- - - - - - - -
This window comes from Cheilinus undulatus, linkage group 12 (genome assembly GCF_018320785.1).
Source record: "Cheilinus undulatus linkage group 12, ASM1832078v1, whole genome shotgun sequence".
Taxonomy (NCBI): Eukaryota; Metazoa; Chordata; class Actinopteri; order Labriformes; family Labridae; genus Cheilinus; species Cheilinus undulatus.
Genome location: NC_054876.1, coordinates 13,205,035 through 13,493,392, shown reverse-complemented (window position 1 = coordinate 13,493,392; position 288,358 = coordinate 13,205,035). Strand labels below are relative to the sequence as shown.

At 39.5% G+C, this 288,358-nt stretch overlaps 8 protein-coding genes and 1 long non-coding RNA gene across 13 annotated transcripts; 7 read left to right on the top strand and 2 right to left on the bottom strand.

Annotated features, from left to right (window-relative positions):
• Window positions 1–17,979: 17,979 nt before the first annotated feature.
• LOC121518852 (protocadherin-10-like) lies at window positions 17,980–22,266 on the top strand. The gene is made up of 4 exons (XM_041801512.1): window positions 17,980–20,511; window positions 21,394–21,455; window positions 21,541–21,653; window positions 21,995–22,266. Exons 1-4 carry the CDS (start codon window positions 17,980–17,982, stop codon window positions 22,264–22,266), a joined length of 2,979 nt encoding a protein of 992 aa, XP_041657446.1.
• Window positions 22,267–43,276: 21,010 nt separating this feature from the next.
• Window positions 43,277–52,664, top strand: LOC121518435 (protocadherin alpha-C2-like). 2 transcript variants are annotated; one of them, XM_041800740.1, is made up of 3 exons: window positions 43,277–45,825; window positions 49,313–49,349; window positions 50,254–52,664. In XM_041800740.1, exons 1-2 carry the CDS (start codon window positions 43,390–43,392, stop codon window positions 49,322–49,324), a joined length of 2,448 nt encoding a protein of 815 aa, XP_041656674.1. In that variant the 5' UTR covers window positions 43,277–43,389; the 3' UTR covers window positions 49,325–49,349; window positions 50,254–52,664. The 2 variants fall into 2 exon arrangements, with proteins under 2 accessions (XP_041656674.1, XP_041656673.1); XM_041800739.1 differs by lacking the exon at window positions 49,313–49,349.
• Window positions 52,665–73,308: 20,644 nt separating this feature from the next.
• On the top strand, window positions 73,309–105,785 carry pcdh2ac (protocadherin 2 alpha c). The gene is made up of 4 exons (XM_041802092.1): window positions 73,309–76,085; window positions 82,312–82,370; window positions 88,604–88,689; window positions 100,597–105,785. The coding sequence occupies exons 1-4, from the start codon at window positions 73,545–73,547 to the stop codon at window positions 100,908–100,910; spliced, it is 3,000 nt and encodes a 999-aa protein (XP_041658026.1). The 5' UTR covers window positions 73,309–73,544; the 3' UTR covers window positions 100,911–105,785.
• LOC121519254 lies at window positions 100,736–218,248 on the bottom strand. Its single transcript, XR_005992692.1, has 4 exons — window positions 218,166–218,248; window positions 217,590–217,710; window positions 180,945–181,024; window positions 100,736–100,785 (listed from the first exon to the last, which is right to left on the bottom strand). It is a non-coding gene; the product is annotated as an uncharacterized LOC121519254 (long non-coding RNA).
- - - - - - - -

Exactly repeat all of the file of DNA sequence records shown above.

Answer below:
This window comes from Cheilinus undulatus, linkage group 12 (genome assembly GCF_018320785.1).
Source record: "Cheilinus undulatus linkage group 12, ASM1832078v1, whole genome shotgun sequence".
Taxonomy (NCBI): Eukaryota; Metazoa; Chordata; class Actinopteri; order Labriformes; family Labridae; genus Cheilinus; species Cheilinus undulatus.
Genome location: NC_054876.1, coordinates 13,205,035 through 13,493,392, shown reverse-complemented (window position 1 = coordinate 13,493,392; position 288,358 = coordinate 13,205,035). Strand labels below are relative to the sequence as shown.

At 39.5% G+C, this 288,358-nt stretch overlaps 8 protein-coding genes and 1 long non-coding RNA gene across 13 annotated transcripts; 7 read left to right on the top strand and 2 right to left on the bottom strand.

Annotated features, from left to right (window-relative positions):
• Window positions 1–17,979: 17,979 nt before the first annotated feature.
• LOC121518852 (protocadherin-10-like) lies at window positions 17,980–22,266 on the top strand. The gene is made up of 4 exons (XM_041801512.1): window positions 17,980–20,511; window positions 21,394–21,455; window positions 21,541–21,653; window positions 21,995–22,266. Exons 1-4 carry the CDS (start codon window positions 17,980–17,982, stop codon window positions 22,264–22,266), a joined length of 2,979 nt encoding a protein of 992 aa, XP_041657446.1.
• Window positions 22,267–43,276: 21,010 nt separating this feature from the next.
• Window positions 43,277–52,664, top strand: LOC121518435 (protocadherin alpha-C2-like). 2 transcript variants are annotated; one of them, XM_041800740.1, is made up of 3 exons: window positions 43,277–45,825; window positions 49,313–49,349; window positions 50,254–52,664. In XM_041800740.1, exons 1-2 carry the CDS (start codon window positions 43,390–43,392, stop codon window positions 49,322–49,324), a joined length of 2,448 nt encoding a protein of 815 aa, XP_041656674.1. In that variant the 5' UTR covers window positions 43,277–43,389; the 3' UTR covers window positions 49,325–49,349; window positions 50,254–52,664. The 2 variants fall into 2 exon arrangements, with proteins under 2 accessions (XP_041656674.1, XP_041656673.1); XM_041800739.1 differs by lacking the exon at window positions 49,313–49,349.
• Window positions 52,665–73,308: 20,644 nt separating this feature from the next.
• On the top strand, window positions 73,309–105,785 carry pcdh2ac (protocadherin 2 alpha c). The gene is made up of 4 exons (XM_041802092.1): window positions 73,309–76,085; window positions 82,312–82,370; window positions 88,604–88,689; window positions 100,597–105,785. The coding sequence occupies exons 1-4, from the start codon at window positions 73,545–73,547 to the stop codon at window positions 100,908–100,910; spliced, it is 3,000 nt and encodes a 999-aa protein (XP_041658026.1). The 5' UTR covers window positions 73,309–73,544; the 3' UTR covers window positions 100,911–105,785.
• LOC121519254 lies at window positions 100,736–218,248 on the bottom strand. Its single transcript, XR_005992692.1, has 4 exons — window positions 218,166–218,248; window positions 217,590–217,710; window positions 180,945–181,024; window positions 100,736–100,785 (listed from the first exon to the last, which is right to left on the bottom strand). It is a non-coding gene; the product is annotated as an uncharacterized LOC121519254 (long non-coding RNA).